In trying to define myself as an artist, as we are often called on to do when creating a website, blog, store, or any other venue calling for an “artist’s statement, mission, or bio,” I found myself having to dig deep and look at some foundational stuff. First of all it’s annoying af to have to write about one’s self in this way; and then to try to ‘3rd person it’ feels even less authentic. Seriously, when’s the last time you tried to sum up your heart, soul, life, and career in 2 – 3 paragraphs? Now try to do it as if you were your own biographer.
So as much as I tried to mentally skirt around the issue and compose some superficial bs, I kept finding myself thinking deeper and deeper about what exactly art is to me and …why.
Visual art is non-verbal communication. To me. And it’s kind of that simple. In a very real sense I can relax my mind and just let my eyes and hands channel feelings, emotions, or moods that are constrained by trying to define them with words. At the same time, what I put down on paper or canvas (hopefully) does the same thing: communicates something without words. It doesn’t have to be the same thing, just something.
Art is about channeling energy.
Connecting with the ‘channel of energy’ is crucial to producing art (for me), but it’s just as crucial for the receiving of art; for what is art without a viewer? It’s an unmade connection, that’s what it is, like a dead end. To be a viewer requires connecting with that energy as well, like making a circuit, nothing happens until the circuit is complete.
Art is about giving and receiving. And there’s something important in the fact that the given and received need not be the same thing, just that there is a connection.
So why the deep dive, where is the point?
The point is that I haven’t been good about sharing.
I do what I do 100% for me with respect to whatever I’m painting or working on, this is my journey and mine alone. Because of this – and because I don’t share – I’ve been able to be completely free (for me) in whatever I choose to explore with paint styles or different mediums. Within the confines of my own studio space I am free.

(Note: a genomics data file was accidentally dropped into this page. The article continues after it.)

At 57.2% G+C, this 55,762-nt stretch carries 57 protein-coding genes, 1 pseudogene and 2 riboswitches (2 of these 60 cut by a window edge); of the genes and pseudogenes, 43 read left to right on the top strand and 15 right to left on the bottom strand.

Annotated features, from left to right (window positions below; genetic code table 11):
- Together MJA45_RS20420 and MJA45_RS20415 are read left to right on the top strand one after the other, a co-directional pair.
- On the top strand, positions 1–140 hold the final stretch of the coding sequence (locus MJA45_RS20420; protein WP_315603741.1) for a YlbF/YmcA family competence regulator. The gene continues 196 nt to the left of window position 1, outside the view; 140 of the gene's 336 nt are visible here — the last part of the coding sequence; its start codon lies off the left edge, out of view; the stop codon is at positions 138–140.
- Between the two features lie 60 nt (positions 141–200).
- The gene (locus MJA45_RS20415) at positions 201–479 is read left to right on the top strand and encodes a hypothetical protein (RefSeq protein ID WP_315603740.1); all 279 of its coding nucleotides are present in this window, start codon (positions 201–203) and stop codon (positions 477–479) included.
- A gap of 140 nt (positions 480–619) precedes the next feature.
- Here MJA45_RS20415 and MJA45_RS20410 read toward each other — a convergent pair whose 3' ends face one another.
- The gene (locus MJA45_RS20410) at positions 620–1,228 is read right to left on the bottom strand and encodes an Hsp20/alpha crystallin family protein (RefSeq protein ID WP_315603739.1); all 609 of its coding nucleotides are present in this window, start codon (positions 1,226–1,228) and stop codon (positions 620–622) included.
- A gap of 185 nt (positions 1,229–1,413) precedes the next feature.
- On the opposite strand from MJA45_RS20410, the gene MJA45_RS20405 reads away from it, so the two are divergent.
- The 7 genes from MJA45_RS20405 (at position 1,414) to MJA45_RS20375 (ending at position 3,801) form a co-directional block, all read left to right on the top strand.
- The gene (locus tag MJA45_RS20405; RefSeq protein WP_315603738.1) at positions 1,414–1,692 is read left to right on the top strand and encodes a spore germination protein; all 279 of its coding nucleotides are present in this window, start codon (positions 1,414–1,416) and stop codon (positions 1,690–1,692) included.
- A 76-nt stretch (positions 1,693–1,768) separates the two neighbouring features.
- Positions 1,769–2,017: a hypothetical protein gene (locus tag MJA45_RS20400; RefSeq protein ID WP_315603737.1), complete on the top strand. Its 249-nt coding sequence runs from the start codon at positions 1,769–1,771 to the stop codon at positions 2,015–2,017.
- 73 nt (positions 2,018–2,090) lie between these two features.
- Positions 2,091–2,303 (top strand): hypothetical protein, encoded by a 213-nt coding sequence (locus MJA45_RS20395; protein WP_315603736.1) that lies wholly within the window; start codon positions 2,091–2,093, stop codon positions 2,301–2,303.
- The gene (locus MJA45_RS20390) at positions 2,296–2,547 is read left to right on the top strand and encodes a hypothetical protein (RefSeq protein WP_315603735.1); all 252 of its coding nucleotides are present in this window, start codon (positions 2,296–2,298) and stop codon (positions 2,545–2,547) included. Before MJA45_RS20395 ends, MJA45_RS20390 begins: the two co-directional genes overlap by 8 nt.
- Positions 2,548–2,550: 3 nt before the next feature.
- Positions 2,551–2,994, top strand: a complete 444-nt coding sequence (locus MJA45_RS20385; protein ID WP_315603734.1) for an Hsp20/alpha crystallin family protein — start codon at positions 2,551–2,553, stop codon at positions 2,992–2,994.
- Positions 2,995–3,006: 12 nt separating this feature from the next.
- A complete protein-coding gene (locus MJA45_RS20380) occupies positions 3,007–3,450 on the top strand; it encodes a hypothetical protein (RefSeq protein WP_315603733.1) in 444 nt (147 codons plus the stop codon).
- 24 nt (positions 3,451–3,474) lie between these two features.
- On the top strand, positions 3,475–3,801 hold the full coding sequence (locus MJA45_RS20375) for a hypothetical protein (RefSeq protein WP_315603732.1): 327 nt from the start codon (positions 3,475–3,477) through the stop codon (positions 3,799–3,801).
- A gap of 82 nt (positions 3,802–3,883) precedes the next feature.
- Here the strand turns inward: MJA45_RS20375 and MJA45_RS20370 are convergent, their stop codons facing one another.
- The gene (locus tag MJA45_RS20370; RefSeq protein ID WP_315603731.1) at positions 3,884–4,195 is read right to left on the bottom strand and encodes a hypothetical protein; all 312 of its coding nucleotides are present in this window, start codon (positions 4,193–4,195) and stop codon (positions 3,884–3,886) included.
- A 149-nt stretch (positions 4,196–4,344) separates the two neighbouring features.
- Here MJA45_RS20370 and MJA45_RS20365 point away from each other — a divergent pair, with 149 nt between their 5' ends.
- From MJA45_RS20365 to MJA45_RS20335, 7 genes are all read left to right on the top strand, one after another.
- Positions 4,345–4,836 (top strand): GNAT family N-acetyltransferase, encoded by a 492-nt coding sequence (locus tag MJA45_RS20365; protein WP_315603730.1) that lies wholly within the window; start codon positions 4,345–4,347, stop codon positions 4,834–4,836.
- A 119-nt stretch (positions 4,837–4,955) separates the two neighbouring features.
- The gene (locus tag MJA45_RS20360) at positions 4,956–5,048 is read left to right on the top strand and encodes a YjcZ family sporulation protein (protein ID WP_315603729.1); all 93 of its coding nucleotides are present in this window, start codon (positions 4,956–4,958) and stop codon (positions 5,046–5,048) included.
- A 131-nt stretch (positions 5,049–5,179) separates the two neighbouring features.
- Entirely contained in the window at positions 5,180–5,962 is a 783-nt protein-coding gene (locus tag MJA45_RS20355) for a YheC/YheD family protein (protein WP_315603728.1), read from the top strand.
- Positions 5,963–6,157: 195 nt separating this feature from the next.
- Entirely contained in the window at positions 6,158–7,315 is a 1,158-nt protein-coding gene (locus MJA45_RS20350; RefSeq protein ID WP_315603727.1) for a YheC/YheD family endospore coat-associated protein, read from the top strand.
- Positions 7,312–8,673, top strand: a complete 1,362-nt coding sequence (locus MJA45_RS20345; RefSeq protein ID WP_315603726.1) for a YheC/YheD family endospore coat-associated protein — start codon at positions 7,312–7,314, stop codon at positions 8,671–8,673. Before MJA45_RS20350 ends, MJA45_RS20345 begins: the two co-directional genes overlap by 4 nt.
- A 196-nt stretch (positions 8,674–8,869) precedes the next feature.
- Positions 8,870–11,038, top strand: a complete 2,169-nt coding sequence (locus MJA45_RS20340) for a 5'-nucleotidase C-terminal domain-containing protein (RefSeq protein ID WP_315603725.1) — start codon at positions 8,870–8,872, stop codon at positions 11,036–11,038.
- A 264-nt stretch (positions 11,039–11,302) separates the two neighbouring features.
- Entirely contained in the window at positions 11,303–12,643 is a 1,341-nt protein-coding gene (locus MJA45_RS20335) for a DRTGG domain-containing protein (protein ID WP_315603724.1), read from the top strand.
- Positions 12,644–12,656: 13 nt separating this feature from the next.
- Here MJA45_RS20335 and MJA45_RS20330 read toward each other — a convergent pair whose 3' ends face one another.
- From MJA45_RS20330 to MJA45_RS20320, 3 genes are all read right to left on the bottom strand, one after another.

This week, as I’ve pondered my art manifesto and my place in the art universe, at the same time I was looking at a bunch of fabulous Outsider Art and Modern Folk art and I got it into my head that I was gonna paint in this style, that it would probably be a fun experiment. By definition, Outside Art and Folk Art is characterized by a lack of formal training, with bold, primitive or almost immature lines, bright, sometimes harsh colors and patterns that all work together effectively to make an overall strong expression. By definition, I too lack formal training, and by this reasoning it should be an easy, fun experiment. So I’m at my table and I’m all set to go and I realize how absolutely free one has to be to paint in this style. And I just couldn’t get there, I could not get that free. I drifted into my usual style and familiar ways, even before I realized it.
At that moment I understood that it was about taking risks. Not unlike how I’m just understanding that sharing my work is about taking risks. It’s ridiculously basic and elementary when I type it out like this, but just as I have a comfort zone with my paint, I’ve gotten comfortable just making art for myself. Neither will allow me to grow, though.
Growth always requires risk. Dammit.